Written 25th May – Darwin to Melbourne flight
Reading the prologue to A’s thesis. She writes about the layout of her community and what is a common feature of the community… a mob of dogs being cheeky around food. This reminds me of the nemesis we (napurru) formed in the last few days at Mäpuru, Pissing Dog. Our new acquaintance managed to relieve himself on a number of objects during our short stay: my tent and pack, camera equipment, S’ bag and the leaves we were to use in steaming the much loved Ganguri. A slap on the rump, strategically thrown thong or a litany of curses barely deterred Pissing Dog, who barely flinched. All of these episodes were met with laughter as we (napurru Yolŋu miyalk ga Balanda miyalk) shared moments of humor, humility and understanding. But, I juxtapose these moments with one of complete and utter misunderstanding… my first poignant lesson in cross-cultural misunderstanding.
Lesson 1: think carefully before you speak, it is hard to retract comments.
Lesson 2: listen more that you speak (at a ratio of at least 3:1)
Lesson 3: be forgiving, especially to one’s self
Lesson 4: relinquish any notion that you are ‘in control’ of a situation – let go
My three very full days in Mäpuru made me feel as though I was in an emotional vehicle with my foot jammed on the accelerator… what a ride. Did I have high expectations of myself and how I would/could communicate and connect with my Yolŋu gurrutu? Why yes! Bless S and E for their listening and compassion. What I have become acutely aware of is that I am still seeking the approval of others on quite a deep level, especially those in positions of perceived authority. Last night as I sat quietly, so many things came up that wanted to be let go of. Judgments that are deeply rooted, ones that I have nursed since my childhood. It’s time to say, ‘so long!’
On a different train of thought, something that I feel compelled to do is describe the nature and dynamics of my relationships with the women in Mäpuru. Could I do this through metaphor? I think it may take some processing to work through my feeling around the misunderstanding that occurred. It is interesting that whilst it might appear that you share a common language with someone, there may not be a connection that allows each person to feel heard. Sitting and listening to my two mari’mus this morning felt so nurturing and heartfelt. It doesn’t matter what language comes out of my mouth, I always feel heard by those women. Is it because we don’t share great English and Djumbarrpuyŋu that we invest more in a language of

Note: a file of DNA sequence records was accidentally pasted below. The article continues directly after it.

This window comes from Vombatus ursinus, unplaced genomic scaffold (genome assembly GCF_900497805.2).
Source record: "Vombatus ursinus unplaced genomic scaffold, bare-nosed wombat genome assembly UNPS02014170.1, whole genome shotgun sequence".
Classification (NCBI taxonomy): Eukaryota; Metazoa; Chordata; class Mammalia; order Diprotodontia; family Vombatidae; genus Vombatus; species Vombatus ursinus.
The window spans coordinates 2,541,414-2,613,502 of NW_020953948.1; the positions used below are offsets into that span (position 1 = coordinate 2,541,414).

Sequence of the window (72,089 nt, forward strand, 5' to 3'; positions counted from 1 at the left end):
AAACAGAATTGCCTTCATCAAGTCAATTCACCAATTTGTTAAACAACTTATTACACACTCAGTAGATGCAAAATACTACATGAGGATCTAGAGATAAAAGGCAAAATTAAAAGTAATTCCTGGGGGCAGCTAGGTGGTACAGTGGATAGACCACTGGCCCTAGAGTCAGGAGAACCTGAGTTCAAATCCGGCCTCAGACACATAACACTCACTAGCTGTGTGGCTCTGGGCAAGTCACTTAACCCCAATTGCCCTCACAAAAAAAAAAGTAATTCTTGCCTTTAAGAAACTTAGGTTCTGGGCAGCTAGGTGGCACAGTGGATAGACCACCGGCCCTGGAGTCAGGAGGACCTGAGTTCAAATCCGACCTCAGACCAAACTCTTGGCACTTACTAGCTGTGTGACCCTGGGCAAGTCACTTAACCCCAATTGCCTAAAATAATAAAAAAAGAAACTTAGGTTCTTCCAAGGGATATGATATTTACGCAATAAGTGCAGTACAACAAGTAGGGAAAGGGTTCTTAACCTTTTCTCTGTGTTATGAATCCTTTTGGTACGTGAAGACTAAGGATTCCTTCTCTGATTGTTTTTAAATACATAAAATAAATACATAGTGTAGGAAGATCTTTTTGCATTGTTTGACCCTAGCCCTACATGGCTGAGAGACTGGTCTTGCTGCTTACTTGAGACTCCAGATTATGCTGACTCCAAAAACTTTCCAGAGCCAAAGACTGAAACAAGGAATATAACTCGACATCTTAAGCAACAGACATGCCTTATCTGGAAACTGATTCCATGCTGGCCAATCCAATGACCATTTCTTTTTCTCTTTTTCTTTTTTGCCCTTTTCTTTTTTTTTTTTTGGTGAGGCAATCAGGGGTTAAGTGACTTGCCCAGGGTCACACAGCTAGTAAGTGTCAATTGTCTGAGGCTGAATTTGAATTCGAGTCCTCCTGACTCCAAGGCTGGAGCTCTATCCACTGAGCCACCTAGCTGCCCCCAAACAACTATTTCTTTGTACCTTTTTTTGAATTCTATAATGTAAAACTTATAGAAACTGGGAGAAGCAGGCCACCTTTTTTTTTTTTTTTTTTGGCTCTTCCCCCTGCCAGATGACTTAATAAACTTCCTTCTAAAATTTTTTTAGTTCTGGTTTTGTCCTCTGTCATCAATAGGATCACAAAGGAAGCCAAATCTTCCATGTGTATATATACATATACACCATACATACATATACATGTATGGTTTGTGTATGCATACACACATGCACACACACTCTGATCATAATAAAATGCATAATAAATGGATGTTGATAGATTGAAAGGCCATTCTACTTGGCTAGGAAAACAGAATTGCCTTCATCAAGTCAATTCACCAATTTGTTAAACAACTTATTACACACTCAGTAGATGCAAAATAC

feeling? And what of my märi mala? Relationships that are just starting to germinate. ŊAarra märi tells such distinct stories through her gunga djäma. Whenever I think of her a Yolŋu learning metaphor comes to heart and mind. Galtha-ga: nangumirri ‘possessing a different and distinctive galtha’ (Christie and Marika-Mununggiritj, 1995). I wonder what meaning her weaving holds for her?
On being a ‘researcher’… I have been feeling very inadequate in terms of what I feel I can offer the people who I collaborate with. I think I need to bring it right back to respect, listening, valuing people’s expression of their culture, kindness, love, honesty, integrity…
Burning questions for now (divergent and very scattered)…
How does actor-network theory relate to the creation of metaphors?
How far back to I tell my story?
How important is it for Balanda to feel as though they have a clearly defined ‘role’ in an Indigenous community?
How am I projecting my worldview onto the Yolngu world? How can I actually ‘see’ what is Yolngu if I am saturating my view with my own lens?